MasterChef Junior- Stretch Your Noodle!


In this recap of MasterChef Junior, we get to see a noodle of “impastable” length, and we also see the kids challenged to make a classic but unfamiliar dessert.

We begin in the MasterChef Junior kitchen, but it is different today. At the front of the room, shiny metal prep tables are laid out, each with the markings of a ruler on their top. The judges, all dressed in head-to-toe white suits, await the arrival of the kid chefs.

Our top ten cooks arrive to find out today’s challenge. They will split into three teams of three and attempt to be the first team to roll out a single, unbroken sheet of pasta to twenty-four feet. To pick teams, they draw a colored, dried noodle out of a jar.

The green team consists of Malia, Jaala, and Reid. The yellow team is Matthew, Rhashad, and Che. The red team is Aaron, Ben, and Sadie. As that accounts for nine of ten kids, lucky Ivy gets a black noodle and is safe from the day’s competitions.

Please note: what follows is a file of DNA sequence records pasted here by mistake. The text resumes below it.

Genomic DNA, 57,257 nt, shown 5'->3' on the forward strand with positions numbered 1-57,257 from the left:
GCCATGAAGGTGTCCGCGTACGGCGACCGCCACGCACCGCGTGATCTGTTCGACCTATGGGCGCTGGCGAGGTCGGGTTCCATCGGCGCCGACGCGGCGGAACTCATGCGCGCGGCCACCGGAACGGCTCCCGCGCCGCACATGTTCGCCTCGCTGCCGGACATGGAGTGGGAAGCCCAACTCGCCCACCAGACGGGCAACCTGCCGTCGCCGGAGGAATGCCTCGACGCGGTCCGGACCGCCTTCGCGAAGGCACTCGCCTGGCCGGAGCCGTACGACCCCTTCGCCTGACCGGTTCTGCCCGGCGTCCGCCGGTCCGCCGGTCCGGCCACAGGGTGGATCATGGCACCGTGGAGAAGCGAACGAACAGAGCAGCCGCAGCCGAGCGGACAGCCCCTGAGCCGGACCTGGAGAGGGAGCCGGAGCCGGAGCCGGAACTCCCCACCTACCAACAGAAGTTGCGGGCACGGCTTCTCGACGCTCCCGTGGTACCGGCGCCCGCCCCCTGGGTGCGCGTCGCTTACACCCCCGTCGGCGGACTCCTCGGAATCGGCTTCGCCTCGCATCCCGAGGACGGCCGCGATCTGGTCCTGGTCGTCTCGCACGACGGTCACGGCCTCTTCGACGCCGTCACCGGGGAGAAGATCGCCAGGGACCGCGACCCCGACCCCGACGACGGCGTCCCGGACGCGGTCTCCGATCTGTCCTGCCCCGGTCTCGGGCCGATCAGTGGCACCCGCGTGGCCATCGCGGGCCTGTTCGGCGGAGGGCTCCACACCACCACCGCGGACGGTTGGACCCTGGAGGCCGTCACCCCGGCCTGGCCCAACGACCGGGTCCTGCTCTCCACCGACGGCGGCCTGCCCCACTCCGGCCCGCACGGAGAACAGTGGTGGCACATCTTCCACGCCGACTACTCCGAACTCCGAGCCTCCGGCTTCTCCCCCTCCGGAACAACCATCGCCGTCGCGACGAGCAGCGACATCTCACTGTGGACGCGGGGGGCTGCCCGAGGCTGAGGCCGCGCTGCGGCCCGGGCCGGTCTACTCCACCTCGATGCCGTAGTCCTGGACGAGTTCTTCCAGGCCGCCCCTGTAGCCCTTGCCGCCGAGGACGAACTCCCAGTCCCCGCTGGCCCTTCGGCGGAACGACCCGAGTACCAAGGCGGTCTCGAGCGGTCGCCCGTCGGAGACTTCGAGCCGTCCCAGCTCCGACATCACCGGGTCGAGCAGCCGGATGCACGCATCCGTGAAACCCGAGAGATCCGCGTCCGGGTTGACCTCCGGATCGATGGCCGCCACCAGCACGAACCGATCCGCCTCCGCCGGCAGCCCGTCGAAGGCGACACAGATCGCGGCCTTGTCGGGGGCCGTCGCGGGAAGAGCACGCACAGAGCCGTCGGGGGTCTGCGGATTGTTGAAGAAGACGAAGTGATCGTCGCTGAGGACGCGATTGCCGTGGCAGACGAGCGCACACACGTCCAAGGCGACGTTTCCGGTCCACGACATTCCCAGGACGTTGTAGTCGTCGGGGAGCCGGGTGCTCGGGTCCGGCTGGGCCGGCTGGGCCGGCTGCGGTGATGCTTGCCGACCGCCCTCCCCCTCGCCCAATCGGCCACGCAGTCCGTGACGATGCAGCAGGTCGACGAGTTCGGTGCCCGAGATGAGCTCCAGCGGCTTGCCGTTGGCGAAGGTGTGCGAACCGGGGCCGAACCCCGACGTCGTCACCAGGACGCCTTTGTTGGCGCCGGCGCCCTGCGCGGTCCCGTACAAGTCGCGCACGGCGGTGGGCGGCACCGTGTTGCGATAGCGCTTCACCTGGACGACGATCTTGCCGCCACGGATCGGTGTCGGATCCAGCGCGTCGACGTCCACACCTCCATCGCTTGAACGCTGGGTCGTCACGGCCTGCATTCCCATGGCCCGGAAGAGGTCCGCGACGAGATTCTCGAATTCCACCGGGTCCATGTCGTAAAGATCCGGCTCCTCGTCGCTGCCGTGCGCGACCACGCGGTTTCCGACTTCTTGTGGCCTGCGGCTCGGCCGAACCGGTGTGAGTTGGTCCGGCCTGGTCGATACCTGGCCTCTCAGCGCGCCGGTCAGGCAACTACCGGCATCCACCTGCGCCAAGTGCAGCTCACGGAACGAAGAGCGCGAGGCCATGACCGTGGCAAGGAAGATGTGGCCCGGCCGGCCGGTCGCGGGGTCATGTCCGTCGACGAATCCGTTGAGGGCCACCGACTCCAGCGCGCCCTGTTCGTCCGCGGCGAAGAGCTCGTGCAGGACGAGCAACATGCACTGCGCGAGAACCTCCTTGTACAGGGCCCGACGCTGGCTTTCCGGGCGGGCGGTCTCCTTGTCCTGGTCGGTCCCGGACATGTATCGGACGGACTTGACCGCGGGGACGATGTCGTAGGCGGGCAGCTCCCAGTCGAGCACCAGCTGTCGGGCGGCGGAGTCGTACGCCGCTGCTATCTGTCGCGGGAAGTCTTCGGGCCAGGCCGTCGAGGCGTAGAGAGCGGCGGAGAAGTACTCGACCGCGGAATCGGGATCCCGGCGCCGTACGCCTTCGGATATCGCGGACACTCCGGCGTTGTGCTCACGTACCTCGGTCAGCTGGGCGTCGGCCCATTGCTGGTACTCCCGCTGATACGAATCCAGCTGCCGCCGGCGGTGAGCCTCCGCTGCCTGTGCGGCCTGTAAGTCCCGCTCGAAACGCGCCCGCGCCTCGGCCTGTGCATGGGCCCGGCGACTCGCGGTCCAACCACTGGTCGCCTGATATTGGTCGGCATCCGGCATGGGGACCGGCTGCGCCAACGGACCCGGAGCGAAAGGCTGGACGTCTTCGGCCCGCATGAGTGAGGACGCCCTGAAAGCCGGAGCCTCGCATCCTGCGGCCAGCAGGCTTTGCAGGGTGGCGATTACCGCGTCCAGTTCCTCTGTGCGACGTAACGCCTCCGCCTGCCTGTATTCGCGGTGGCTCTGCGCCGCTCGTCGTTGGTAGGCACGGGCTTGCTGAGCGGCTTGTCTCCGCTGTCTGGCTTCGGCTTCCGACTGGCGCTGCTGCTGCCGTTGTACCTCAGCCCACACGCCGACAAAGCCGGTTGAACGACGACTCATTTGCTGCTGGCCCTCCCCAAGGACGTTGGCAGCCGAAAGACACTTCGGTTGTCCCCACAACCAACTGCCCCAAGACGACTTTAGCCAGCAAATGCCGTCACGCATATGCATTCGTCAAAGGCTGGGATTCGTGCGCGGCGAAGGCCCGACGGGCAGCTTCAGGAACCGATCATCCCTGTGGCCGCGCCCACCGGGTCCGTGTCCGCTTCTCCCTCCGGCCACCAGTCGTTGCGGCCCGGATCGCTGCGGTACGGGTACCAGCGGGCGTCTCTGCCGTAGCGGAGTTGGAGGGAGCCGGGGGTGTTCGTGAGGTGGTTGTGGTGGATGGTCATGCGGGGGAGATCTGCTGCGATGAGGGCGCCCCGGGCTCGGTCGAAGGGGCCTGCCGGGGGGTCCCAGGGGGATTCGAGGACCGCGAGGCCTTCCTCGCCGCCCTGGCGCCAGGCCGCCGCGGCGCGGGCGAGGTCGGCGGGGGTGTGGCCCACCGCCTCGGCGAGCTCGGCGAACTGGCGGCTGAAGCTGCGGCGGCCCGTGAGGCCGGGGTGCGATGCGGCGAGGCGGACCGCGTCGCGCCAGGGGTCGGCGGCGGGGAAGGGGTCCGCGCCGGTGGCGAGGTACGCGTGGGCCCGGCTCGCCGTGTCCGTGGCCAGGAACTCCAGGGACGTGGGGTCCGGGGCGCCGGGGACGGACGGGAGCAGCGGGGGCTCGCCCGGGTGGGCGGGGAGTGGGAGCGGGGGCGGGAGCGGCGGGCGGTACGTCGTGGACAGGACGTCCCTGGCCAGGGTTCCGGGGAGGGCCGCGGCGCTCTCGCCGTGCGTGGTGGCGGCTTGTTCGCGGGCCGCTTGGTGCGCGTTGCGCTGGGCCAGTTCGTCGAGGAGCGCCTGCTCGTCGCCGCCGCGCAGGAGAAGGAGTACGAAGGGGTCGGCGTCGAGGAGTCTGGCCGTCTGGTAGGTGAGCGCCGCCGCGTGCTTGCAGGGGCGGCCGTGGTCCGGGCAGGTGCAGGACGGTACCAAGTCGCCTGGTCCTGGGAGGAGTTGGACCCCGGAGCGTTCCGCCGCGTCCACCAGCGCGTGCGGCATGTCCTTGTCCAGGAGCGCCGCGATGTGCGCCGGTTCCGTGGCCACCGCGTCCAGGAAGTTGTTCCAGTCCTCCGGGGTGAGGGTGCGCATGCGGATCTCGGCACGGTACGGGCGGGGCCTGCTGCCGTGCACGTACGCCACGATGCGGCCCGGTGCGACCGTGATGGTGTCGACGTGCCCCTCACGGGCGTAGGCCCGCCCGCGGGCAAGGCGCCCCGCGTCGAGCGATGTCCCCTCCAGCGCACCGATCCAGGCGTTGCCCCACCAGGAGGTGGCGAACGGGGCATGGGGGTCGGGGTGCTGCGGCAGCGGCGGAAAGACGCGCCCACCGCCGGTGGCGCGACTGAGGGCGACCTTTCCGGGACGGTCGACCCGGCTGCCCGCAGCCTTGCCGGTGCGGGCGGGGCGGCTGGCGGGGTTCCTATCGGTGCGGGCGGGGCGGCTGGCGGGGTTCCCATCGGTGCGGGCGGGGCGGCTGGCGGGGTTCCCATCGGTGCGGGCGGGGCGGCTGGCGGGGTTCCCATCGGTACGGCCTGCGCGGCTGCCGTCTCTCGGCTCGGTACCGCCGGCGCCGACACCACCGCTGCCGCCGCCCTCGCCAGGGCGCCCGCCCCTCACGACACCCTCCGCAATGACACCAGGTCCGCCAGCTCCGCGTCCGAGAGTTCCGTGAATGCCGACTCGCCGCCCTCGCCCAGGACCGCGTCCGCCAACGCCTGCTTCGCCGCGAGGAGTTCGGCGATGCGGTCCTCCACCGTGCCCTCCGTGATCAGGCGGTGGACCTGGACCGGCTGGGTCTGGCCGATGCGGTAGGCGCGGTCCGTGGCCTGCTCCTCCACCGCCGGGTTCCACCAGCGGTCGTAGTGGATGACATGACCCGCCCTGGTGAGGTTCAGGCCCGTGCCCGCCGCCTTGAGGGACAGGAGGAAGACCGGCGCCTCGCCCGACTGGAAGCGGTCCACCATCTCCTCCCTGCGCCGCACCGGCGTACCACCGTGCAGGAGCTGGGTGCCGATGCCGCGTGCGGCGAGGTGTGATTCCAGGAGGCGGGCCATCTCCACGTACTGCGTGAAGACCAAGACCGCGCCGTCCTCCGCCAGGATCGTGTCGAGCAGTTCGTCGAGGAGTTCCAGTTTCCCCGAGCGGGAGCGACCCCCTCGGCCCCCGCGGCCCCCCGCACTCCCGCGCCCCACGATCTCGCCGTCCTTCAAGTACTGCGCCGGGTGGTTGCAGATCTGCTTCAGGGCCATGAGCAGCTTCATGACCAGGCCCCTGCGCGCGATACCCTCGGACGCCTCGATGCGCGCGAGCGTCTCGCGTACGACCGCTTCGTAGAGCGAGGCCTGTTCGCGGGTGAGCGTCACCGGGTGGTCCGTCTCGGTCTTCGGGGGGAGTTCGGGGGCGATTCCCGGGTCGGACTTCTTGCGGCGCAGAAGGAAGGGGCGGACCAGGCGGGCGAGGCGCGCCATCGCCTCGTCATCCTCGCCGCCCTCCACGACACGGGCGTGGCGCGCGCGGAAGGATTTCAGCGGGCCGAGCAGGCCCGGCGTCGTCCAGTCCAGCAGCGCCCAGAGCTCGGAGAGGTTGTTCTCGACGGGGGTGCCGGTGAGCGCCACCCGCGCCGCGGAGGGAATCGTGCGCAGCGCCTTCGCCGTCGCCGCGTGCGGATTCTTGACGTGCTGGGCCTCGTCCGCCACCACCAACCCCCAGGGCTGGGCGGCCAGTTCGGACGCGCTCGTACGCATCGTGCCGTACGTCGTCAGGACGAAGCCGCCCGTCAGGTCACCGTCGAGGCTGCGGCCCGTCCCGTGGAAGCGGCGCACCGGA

Christina and Aaron will show the kids how to roll their pasta before the race begins. All teams will have ready-made pasta dough available at their station. They need to hand-roll it a bit to flatten it and then they can roll it through a hand-cranked pasta roller.

While doing so, they need to be sure to flour the dough just enough to allow it to roll through without clogging but not so much that they dry it out so that it breaks. As it is rolling, they must support the dough so that it’s own weight doesn’t tear it.

MASTERCHEF JUNIOR: Judge Aarón Sánchez in the “Junior Edition: Pasta Race” episode of MASTERCHEF airing Tuesday, April 30 (8:00-9:00 PM ET/PT) on FOX. © FOX MEDIA LLC. CR: Greg Gayne: FOX.

As Christina cranks away, Aaron supports their ever-growing pasta sheet. They start at what I think of as the back of the kitchen, the large door where kids enter and exit. From there, the sheet goes the length of the kitchen, up the stairs, across the balcony, and then back through the large door. I am highly skeptical that this is a single pasta sheet. I wouldn’t be surprised to learn she had rolled linen through that thing given the length.

MASTERCHEF JUNIOR: Host/judge Gordon Ramsay in the “Junior Edition: Pasta Race” episode of MASTERCHEF airing Tuesday, April 30 (8:00-9:00 PM ET/PT) on FOX. © FOX MEDIA LLC. CR: Greg Gayne: FOX.